If Hillary Clinton is elected president, former President Bill Clinton will become First Spouse. This possibility raises some questions. First, since a president is constitutionally limited to two terms in office, would this create the appearance of a de facto violation of this limitation if Ms. Clinton allowed Mr. Clinton to be heavily involved in the day-to-day running of the country?
Second, in 2001 the special counsel investigation came to a conclusion by Bill Clinton admitting that he gave misleading testimony about his affair with Monica Lewinsky in the 1998 Paula Jones case. He accepted a five-year suspension of his Arkansas law license, which resulted in his automatic disbarment from the Supreme Court of the United States. He also promised to cover $25,000 in legal fees related to the Arkansas disbarment proceedings.
Anyone else with this settlement in her or his history would not likely pass a background security check especially since the substance of the matter settled was alleged perjury and obstruction of justice. Furthermore, it is likely that one or more Supreme Court justices would need to be selected during a Hillary Clinton presidency. Would it be appropriate for a formerly suspended and disbarred attorney to have any role in that process?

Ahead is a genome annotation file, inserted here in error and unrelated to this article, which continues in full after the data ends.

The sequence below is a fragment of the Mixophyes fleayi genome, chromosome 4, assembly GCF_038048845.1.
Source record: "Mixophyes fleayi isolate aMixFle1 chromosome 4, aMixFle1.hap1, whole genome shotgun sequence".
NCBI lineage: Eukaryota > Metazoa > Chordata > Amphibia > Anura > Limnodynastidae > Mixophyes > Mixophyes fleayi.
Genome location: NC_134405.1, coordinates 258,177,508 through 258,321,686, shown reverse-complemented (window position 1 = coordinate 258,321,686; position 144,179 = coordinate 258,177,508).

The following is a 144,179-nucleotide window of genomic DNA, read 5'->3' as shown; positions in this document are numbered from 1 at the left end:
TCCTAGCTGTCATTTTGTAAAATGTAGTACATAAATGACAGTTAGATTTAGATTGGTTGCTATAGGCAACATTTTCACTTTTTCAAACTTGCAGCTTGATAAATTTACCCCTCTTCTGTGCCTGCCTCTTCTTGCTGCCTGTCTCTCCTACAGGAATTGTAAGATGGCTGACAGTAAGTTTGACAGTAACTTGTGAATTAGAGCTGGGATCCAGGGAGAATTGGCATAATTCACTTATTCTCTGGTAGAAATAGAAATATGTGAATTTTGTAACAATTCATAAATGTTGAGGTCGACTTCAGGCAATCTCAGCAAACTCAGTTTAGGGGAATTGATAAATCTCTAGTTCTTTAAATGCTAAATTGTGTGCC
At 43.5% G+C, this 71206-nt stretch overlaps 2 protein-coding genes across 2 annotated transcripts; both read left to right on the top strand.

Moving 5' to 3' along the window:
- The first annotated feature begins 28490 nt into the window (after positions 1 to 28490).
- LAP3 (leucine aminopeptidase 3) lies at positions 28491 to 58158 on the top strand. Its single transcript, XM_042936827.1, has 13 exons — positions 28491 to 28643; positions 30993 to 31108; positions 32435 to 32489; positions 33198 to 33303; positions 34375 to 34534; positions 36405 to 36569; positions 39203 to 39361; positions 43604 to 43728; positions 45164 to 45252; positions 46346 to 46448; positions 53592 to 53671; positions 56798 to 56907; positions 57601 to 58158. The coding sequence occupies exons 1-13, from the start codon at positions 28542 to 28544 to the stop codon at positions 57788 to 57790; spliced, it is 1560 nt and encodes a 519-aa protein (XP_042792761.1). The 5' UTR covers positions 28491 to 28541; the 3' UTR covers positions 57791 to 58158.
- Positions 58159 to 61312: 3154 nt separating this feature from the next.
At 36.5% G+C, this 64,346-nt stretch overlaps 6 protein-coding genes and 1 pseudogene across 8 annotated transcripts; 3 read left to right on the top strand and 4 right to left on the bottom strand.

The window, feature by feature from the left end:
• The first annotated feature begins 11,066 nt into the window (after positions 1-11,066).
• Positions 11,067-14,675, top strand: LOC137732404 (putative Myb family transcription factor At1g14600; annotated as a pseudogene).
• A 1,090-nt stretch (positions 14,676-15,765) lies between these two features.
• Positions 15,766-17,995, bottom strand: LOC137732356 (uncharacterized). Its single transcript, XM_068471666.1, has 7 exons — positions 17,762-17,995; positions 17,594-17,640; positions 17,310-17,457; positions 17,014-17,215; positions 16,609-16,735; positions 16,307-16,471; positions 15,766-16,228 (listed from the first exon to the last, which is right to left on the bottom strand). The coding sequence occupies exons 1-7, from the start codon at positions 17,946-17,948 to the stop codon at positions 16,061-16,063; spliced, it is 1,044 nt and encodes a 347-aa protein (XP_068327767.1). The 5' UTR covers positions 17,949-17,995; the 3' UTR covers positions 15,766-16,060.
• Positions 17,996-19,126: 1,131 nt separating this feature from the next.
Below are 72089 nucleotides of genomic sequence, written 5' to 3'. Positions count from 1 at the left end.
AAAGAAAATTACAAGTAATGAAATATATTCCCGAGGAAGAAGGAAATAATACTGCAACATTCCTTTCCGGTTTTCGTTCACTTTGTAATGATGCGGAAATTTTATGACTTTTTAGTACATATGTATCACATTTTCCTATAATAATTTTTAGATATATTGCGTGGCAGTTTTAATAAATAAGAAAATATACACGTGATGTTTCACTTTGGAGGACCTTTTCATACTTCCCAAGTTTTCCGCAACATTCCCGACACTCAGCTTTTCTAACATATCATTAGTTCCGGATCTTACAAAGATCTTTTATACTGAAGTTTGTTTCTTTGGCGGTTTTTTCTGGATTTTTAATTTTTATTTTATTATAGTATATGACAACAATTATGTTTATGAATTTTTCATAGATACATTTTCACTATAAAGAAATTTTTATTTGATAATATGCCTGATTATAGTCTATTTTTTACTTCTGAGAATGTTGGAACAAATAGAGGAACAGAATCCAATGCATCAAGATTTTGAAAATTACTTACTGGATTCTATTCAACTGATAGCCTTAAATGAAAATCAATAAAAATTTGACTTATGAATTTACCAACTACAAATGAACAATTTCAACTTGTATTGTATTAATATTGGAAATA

Last, there were serious allegations involving alleged sexual misconduct by Bill Clinton with a number of women.
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At best, the Lewinsky episode was the equivalent of the most powerful CEO in the world taking advantage of a starstruck 21-year-old intern who naively believed that President Clinton would leave his wife for her. The allegations lodged by some of the other women were far more serious.
So it seems appropriate to ask whether it is acceptable for Bill Clinton, as charming and brilliant as he is, to be allowed to return to the White House in any capacity. Would this be allowed in the private sector? I doubt it.
So why would it be all right in the context of the presidency?
Robert E. Panoff, Pinecrest